Forget about solving all these crimes; the signal triumph here is (spoiler) the heroine’s survival.

Pub Date: March 17, 2020

ISBN: 978-1-9821-3888-2

Page Count: 352

Publisher: Scribner

Review Posted Online: Dec. 23, 2019

Kirkus Reviews Issue: Jan. 15, 2020

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A suspenseful, professional-grade north country procedural whose heroine, a deft mix of compassion and attitude, would be...

BADLANDS

Box takes another break from his highly successful Joe Pickett series (Stone Cold, 2014, etc.) for a stand-alone about a police detective, a developmentally delayed boy, and a package everyone in North Dakota wants to grab.

Cassandra Dewell can’t leave Montana’s Lewis and Clark County fast enough for her new job as chief investigator for Jon Kirkbride, sheriff of Bakken County. She leaves behind no memories worth keeping: her husband is dead, her boss has made no bones about disliking her, and she’s looking forward to new responsibilities and the higher salary underwritten by North Dakota’s sudden oil boom. But Bakken County has its own issues. For one thing, it’s cold—a whole lot colder than the coldest weather Cassie’s ever imagined. For another, the job she turns out to have been hired for—leading an investigation her new boss doesn’t feel he can entrust to his own force—makes her queasy. The biggest problem, though, is one she doesn’t know about until it slaps her in the face. A fatal car accident that was anything but accidental has jarred loose a stash of methamphetamines and cash that’s become the center of a battle between the Sons of Freedom, Bakken County’s traditional drug sellers, and MS-13, the Salvadorian upstarts who are muscling in on their territory. It’s a setup that leaves scant room for law enforcement officers or for Kyle Westergaard, the 12-year-old paperboy damaged since birth by fetal alcohol syndrome, who’s walked away from the wreck with a prize all too many people would kill for.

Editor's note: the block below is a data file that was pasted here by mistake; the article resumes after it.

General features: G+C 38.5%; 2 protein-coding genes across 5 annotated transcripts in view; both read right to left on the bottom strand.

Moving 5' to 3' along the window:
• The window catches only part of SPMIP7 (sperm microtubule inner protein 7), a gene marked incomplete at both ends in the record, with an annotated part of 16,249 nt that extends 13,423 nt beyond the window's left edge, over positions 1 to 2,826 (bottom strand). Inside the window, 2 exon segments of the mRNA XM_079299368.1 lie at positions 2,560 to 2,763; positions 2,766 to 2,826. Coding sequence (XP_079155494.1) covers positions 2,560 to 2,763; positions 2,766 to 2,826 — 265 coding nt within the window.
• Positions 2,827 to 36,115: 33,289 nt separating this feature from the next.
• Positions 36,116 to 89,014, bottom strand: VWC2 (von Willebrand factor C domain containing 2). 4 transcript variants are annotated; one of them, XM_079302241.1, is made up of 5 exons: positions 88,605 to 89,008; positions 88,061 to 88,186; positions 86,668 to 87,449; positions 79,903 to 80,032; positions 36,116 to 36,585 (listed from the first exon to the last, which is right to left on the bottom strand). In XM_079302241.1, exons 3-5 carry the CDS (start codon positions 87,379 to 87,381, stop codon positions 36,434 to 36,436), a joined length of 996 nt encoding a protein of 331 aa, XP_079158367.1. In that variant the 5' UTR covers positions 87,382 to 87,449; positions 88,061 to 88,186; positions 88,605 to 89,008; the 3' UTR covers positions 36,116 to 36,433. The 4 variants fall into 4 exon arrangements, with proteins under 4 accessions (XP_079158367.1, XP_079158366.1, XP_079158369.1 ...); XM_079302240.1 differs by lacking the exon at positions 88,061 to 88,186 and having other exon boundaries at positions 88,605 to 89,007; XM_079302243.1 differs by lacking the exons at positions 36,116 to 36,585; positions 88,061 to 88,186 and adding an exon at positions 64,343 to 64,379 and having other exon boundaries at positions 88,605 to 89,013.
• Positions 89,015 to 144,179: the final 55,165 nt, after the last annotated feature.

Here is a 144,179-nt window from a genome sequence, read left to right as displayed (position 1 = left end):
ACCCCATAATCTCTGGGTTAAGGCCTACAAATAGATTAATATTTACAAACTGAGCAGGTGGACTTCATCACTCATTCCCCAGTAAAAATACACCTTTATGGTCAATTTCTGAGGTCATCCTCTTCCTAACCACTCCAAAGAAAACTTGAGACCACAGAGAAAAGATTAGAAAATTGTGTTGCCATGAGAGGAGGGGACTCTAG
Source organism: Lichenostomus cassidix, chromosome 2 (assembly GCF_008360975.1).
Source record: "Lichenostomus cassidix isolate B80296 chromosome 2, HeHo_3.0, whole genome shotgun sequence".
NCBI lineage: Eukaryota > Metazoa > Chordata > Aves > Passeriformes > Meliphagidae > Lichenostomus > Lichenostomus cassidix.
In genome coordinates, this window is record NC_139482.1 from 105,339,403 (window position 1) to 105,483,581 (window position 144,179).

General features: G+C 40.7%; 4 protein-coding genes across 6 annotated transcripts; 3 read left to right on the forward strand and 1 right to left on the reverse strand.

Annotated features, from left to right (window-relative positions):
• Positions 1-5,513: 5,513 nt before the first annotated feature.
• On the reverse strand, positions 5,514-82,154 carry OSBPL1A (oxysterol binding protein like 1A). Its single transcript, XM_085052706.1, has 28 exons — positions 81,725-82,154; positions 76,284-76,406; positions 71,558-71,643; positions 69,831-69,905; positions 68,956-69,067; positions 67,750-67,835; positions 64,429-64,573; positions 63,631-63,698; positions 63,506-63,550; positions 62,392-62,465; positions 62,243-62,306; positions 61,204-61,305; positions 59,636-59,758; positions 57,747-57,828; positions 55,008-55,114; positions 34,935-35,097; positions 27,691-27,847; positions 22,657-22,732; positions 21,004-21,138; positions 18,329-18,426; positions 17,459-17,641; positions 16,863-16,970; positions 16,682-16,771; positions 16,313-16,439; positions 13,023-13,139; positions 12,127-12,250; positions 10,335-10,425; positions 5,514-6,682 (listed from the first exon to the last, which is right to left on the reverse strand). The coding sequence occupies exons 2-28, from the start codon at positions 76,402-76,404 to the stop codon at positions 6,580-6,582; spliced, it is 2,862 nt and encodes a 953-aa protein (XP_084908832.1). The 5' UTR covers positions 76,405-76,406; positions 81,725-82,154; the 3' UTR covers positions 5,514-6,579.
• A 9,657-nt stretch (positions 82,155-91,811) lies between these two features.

A suspenseful, professional-grade north country procedural whose heroine, a deft mix of compassion and attitude, would be welcome to return and tie up the gaping loose end Box leaves. The unrelenting cold makes this the perfect beach read.

Pub Date: July 28, 2015

ISBN: 978-0-312-58321-7

Page Count: 272

Publisher: Minotaur

Review Posted Online: April 22, 2015

Kirkus Reviews Issue: May 15, 2015